It is not easy to predict a single best time to get out and witness the euphoria of spring for yourself in the Santa Monica Mountains. Different species show off their own spectacular blooms at different times. Those who make it out on the trail and into the backcountry more than once as the season unfolds typically see the most species. Still, if the season goes well, almost any hike is likely to result in a rewarding wildflower experience.

- Tarja Sagar, Botanist

Channel Islands National Park

Giant coreopsis in full bloom with the island coastline in the background
Giant coreopsis in full bloom this spring at Channel Islands National Park.

NPS / Dirk Rodriguez

For the Channel Islands National Park botany department, the field season usually starts in February after the winter rains have had a chance to work their magic on the island’s flora. Things really get underway, for the most part, with the first trip to Santa Barbara Island. This is the southernmost island in the park, and one of the least visited. After a stop at East Anacapa Island to drop off other staff, the park boat is off to Santa Barbara, which comes into view after a sometimes rolling 2 ½ hour ride. This year we botanists must skiff to the island. The landing dock is damaged from winter storms last year and closed to the public. Fortunately the crane still works to haul up our gear from the boat.

From there, two weeks of gear must be hauled up the narrow steps to the housing quarters, now crowded by a beautiful giant coreopsis that has rebounded with a vengeance over the winter. Those who have worked on the island more than once know it is worth their while to pack light. Only after all the gear is finally carried up can we take stock of this year’s Santa Barbara Island plant life.

The vegetation transects that we monitor each year are scattered throughout the island from east to west and north to south. Every year there are subtle or not-so-subtle changes that have been wrought by sun, time, and rain (or the lack thereof). The last four years of drought had taken its toll on the Island’s flora, but this year it has rebounded with color and the song of the hornlark. The landscape is splashed in patches of bright yellow where the native giant coreopsis is in full bloom. Heads of wild hyacinth bob among the grasses in the sometimes strong, sometimes gentle breeze. The diminutive island poppy is scattered about amongst the cactus in drier parts of the island.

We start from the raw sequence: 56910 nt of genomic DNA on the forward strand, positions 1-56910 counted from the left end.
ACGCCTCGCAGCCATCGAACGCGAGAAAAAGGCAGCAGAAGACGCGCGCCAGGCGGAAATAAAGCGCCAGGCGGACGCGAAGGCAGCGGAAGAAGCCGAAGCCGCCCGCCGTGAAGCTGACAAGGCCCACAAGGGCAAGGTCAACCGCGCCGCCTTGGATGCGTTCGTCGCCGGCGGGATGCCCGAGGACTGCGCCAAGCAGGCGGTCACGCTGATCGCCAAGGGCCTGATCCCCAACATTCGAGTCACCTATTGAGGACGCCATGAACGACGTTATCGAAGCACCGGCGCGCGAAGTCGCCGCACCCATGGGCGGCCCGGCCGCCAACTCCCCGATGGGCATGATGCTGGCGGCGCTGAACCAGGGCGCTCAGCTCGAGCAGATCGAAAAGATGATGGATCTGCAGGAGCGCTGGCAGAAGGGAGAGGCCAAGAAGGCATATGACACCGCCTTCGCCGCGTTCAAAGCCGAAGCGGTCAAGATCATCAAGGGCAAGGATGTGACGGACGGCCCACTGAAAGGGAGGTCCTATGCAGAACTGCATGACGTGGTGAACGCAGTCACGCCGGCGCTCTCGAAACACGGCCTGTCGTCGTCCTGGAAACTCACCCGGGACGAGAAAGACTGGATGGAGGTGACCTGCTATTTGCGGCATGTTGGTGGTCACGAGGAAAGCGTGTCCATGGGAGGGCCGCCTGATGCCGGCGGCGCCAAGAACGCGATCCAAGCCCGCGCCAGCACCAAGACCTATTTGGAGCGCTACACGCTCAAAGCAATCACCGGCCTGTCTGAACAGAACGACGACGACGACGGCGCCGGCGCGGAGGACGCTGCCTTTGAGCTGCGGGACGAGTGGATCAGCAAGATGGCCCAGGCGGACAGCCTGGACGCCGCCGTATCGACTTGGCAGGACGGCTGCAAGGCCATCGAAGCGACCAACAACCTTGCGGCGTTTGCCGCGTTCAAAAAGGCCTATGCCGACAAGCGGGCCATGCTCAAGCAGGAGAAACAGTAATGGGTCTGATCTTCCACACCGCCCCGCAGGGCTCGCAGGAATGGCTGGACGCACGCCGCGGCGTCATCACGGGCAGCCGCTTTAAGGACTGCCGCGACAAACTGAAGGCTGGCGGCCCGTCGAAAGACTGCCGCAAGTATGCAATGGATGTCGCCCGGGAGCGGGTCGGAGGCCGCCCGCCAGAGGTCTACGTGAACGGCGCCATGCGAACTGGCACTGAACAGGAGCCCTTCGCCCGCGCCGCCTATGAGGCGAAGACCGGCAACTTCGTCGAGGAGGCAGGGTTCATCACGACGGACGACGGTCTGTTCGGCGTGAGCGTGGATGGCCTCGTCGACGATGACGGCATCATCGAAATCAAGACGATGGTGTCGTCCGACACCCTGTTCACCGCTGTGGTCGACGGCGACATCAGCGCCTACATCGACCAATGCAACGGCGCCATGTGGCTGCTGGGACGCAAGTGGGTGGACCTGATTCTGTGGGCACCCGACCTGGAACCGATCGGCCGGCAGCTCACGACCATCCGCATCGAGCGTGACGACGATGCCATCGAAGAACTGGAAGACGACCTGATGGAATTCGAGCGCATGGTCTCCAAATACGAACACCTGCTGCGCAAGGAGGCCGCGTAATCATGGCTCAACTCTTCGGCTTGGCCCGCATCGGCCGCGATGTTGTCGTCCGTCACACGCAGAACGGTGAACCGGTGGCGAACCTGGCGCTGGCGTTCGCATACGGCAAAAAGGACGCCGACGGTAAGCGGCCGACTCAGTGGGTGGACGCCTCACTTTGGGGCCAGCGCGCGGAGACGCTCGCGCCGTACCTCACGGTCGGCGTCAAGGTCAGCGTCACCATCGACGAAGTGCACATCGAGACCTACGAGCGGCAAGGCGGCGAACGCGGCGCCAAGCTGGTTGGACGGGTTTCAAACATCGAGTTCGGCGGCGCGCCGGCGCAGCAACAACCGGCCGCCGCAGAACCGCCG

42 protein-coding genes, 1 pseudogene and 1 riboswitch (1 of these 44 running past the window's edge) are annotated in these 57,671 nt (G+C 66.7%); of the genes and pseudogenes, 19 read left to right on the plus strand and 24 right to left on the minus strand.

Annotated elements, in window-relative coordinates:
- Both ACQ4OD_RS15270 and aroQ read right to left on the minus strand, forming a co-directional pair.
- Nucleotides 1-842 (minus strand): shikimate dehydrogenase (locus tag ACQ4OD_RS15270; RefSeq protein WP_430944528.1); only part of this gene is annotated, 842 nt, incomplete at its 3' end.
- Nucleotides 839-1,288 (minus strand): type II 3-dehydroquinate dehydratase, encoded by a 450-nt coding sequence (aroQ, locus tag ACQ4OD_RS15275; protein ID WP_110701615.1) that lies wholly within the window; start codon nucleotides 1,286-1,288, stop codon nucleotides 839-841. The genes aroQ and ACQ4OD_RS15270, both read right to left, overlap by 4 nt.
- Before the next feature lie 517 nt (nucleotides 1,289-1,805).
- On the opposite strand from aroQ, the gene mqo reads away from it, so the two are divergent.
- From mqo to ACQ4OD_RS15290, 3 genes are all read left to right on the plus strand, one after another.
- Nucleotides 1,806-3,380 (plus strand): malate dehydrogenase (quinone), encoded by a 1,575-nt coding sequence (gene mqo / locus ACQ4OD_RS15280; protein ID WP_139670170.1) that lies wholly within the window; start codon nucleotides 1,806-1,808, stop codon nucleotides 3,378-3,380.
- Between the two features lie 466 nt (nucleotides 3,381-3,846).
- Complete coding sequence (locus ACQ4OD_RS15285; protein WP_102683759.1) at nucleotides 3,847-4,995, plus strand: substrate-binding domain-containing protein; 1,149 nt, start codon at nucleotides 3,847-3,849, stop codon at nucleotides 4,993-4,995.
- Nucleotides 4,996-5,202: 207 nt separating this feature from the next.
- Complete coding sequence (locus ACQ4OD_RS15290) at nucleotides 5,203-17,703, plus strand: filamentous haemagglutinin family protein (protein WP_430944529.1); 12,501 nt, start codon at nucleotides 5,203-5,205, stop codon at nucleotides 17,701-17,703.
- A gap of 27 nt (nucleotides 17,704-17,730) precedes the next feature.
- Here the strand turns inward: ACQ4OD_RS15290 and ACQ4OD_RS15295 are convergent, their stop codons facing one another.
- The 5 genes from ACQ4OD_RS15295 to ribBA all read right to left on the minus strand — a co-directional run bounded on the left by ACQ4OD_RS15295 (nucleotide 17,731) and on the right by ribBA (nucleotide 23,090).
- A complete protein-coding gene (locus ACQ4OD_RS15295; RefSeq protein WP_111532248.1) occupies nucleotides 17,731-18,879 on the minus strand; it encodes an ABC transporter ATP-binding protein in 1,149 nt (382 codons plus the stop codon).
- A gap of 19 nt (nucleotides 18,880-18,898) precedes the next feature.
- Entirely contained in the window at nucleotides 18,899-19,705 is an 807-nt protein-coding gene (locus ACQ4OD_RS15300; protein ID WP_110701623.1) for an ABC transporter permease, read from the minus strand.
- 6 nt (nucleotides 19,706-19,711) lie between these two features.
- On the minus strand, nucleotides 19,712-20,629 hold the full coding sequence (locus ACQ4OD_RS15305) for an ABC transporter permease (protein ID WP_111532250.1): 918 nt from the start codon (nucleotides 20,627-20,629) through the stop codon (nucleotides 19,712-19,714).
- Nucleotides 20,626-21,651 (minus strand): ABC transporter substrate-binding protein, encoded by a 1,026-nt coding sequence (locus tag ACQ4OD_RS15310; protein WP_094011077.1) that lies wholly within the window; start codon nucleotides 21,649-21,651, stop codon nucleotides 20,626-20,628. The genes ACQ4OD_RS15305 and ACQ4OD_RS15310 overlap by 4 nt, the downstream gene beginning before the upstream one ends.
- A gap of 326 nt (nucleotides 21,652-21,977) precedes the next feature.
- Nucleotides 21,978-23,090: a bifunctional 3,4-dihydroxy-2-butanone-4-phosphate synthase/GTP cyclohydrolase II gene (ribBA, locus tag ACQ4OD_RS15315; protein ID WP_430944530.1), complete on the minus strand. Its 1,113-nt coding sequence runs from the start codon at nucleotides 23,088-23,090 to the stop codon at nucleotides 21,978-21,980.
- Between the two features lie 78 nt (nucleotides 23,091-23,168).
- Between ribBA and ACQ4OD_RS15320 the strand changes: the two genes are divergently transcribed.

Small pink flower
White mallow was discovered in five different locations during plant surveys on Santa Barbara Island. It was never know to exist there, and the last sighting on any of the Channel Islands was in 1901. Biologists think the seeds were dormant in the soil, waiting for the right conditions to sprout.

NPS / Dirk Rodriguez

A new plant has appeared as well. It is not large, and the flower does not immediately catch your eye, but a closer examination reveals its rosy petals peeking out. We couldn’t tell what it was at first, but eventually it gave us enough clues to determine its family. It is from the Malvaceae, home to showier cousins like hibiscus, holly hock, and Fremontodendron. From there we tracked it to the genus Eremalche, the desert mallows. This is a small group of native annual plants known only from the Southwest including California. Then one day another clue, it is most likely Eremalche exilis, or white mallow. It was recorded as being on Santa Cruz Island in 1888, and on Catalina Island in 1901, but hasn’t been seen on the Channel Islands since. Many think it is has been lost from those islands, but now nature has handed us a pleasant surprise and new hope.

With one week of vegetation monitoring down on this small pacific island, there is one more to go. And then, northward and westward! Surveys will continue at Anacapa Island, followed by Santa Cruz, Santa Rosa, and finally San Miguel Islands. It will be June or July before the season’s work is through.

- Dirk Rodriguez, Botanist



Prepared by the Mediterranean Coast Inventory and Monitoring Network.